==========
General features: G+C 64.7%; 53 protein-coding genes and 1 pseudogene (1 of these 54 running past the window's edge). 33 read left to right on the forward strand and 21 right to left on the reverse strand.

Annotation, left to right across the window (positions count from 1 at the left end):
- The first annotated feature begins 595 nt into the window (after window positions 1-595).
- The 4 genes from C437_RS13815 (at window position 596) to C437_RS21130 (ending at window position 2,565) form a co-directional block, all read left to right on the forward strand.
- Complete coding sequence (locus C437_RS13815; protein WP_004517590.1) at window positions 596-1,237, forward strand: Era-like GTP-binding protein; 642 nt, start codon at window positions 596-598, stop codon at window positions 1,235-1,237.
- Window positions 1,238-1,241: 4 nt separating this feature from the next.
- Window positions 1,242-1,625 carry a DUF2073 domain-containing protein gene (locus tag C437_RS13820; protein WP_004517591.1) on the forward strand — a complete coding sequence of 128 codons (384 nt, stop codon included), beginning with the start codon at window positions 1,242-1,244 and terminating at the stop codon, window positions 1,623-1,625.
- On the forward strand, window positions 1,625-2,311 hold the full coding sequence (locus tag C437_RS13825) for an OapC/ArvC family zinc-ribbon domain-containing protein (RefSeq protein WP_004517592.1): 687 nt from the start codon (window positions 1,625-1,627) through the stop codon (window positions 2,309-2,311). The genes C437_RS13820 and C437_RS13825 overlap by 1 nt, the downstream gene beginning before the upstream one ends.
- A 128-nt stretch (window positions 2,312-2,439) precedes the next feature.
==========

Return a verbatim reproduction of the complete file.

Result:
General features: G+C 64.7%; 53 protein-coding genes and 1 pseudogene (1 of these 54 running past the window's edge). 33 read left to right on the forward strand and 21 right to left on the reverse strand.

Annotation, left to right across the window (positions count from 1 at the left end):
- The first annotated feature begins 595 nt into the window (after window positions 1-595).
- The 4 genes from C437_RS13815 (at window position 596) to C437_RS21130 (ending at window position 2,565) form a co-directional block, all read left to right on the forward strand.
- Complete coding sequence (locus C437_RS13815; protein WP_004517590.1) at window positions 596-1,237, forward strand: Era-like GTP-binding protein; 642 nt, start codon at window positions 596-598, stop codon at window positions 1,235-1,237.
- Window positions 1,238-1,241: 4 nt separating this feature from the next.
- Window positions 1,242-1,625 carry a DUF2073 domain-containing protein gene (locus tag C437_RS13820; protein WP_004517591.1) on the forward strand — a complete coding sequence of 128 codons (384 nt, stop codon included), beginning with the start codon at window positions 1,242-1,244 and terminating at the stop codon, window positions 1,623-1,625.
- On the forward strand, window positions 1,625-2,311 hold the full coding sequence (locus tag C437_RS13825) for an OapC/ArvC family zinc-ribbon domain-containing protein (RefSeq protein WP_004517592.1): 687 nt from the start codon (window positions 1,625-1,627) through the stop codon (window positions 2,309-2,311). The genes C437_RS13820 and C437_RS13825 overlap by 1 nt, the downstream gene beginning before the upstream one ends.
- A 128-nt stretch (window positions 2,312-2,439) precedes the next feature.